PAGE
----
ALMOST 42 MILLION ABORTIONS PERFORMED IN 2018 – MORE THAN DIED FROM CANCER, AIDS OR TRAFFIC ACCIDENTS
There were approximately 41.95 million abortions carried out around the world in 2018, an organization that tracks death statistics reported. The statistics were produced by Worldometers which issues live tallies on global births and deaths, based on statistics published by the World Health Organization. The website, which is now displaying the statistics for 2019, said that 8.2 million people died from cancer in 2018, while there were 1.7 million victims of HIV/AIDS. Overall, the deaths by abortion outnumbered those from cancer, malaria, HIV/AIDS, smoking, alcohol, and traffic accidents put together.
Worldometers explains that it tracks numbers based on induced abortion of human pregnancy, which is different from spontaneous abortions, which are classified as miscarriages. Explaining why it uses live counters, it says: “When using static numbers to describe numerical change through time, we fail to provide a sense of the relationship between the magnitude of change and the flow of time, which is how we experience change in real life.” “What static numbers fail to provide is the perception of the frequency and timing of events, the rhythm, an essential part of nature and a tool for understanding the physical phenomena surrounding us,” it adds.
“Only by employing live counters are we able to truly grasp the magnitude of the quantitative change through time.” In the U.S., the abortion rate has been on a decline, and based on the latest statistics by the Centres for Disease Control and Prevention, it hit a historic low in 2015. A report from November found that 638,169 abortions were reported from 49 states for 2015. While women in their 20s had the highest abortion rates, namely 31.1 percent for those aged 20-24. There was a major drop when it comes to teenage abortions. Teenagers aged 15-19 accounted for 9.8% of all reported abortions in the country in 2015, down from 41% in 2006.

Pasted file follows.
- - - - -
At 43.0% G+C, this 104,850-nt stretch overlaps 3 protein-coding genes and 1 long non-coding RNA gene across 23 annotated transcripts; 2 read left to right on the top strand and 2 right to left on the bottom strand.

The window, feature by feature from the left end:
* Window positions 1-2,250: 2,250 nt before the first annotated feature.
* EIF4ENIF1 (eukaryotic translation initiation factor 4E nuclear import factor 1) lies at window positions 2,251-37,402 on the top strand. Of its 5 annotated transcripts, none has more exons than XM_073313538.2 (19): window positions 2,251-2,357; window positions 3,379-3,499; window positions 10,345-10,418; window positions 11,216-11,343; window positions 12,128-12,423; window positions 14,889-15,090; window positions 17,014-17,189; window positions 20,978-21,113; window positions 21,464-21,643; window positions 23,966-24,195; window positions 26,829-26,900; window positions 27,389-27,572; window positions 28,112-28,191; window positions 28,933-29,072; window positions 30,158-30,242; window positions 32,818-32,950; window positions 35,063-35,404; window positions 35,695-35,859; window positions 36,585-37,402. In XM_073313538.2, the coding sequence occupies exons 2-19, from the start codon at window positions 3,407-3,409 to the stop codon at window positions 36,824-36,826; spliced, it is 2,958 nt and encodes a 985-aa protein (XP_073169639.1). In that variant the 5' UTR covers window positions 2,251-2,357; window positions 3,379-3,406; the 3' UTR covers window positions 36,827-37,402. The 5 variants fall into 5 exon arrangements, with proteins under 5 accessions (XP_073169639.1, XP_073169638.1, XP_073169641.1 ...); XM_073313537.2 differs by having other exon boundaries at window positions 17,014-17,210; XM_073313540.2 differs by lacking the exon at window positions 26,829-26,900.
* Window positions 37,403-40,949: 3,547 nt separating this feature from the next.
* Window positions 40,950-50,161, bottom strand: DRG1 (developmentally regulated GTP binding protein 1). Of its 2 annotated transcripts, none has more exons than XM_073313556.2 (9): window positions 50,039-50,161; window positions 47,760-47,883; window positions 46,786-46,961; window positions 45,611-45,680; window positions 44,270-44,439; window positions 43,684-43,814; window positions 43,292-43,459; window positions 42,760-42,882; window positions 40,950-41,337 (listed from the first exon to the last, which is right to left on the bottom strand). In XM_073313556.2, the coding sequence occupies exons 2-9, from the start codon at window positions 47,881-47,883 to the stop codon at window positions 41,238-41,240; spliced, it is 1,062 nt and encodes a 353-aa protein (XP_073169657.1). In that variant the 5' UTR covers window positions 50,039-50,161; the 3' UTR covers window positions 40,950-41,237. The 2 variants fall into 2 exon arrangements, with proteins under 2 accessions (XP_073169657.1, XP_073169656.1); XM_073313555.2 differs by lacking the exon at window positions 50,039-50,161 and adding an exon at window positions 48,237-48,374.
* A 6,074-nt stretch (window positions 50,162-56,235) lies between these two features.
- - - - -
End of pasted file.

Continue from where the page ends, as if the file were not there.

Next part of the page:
“That is due, in a significant way, to pro-life legislation that seeks to provide life-affirming solutions to abortion, combined with pro-life efforts that educate Americans about the effects of abortion and the humanity of the unborn child,” argued Carol Tobias, president of the National Right to Life Committee. Others, such as Rachel Jones, research scientist at the Guttmacher Institute, said that the increased use of contraceptives can be credited. “Affordable access to the full range of contraception and family planning options is critical for people deciding if and when they’d like to become parents, develop their careers, plan for their futures and manage their health,” Jones said.
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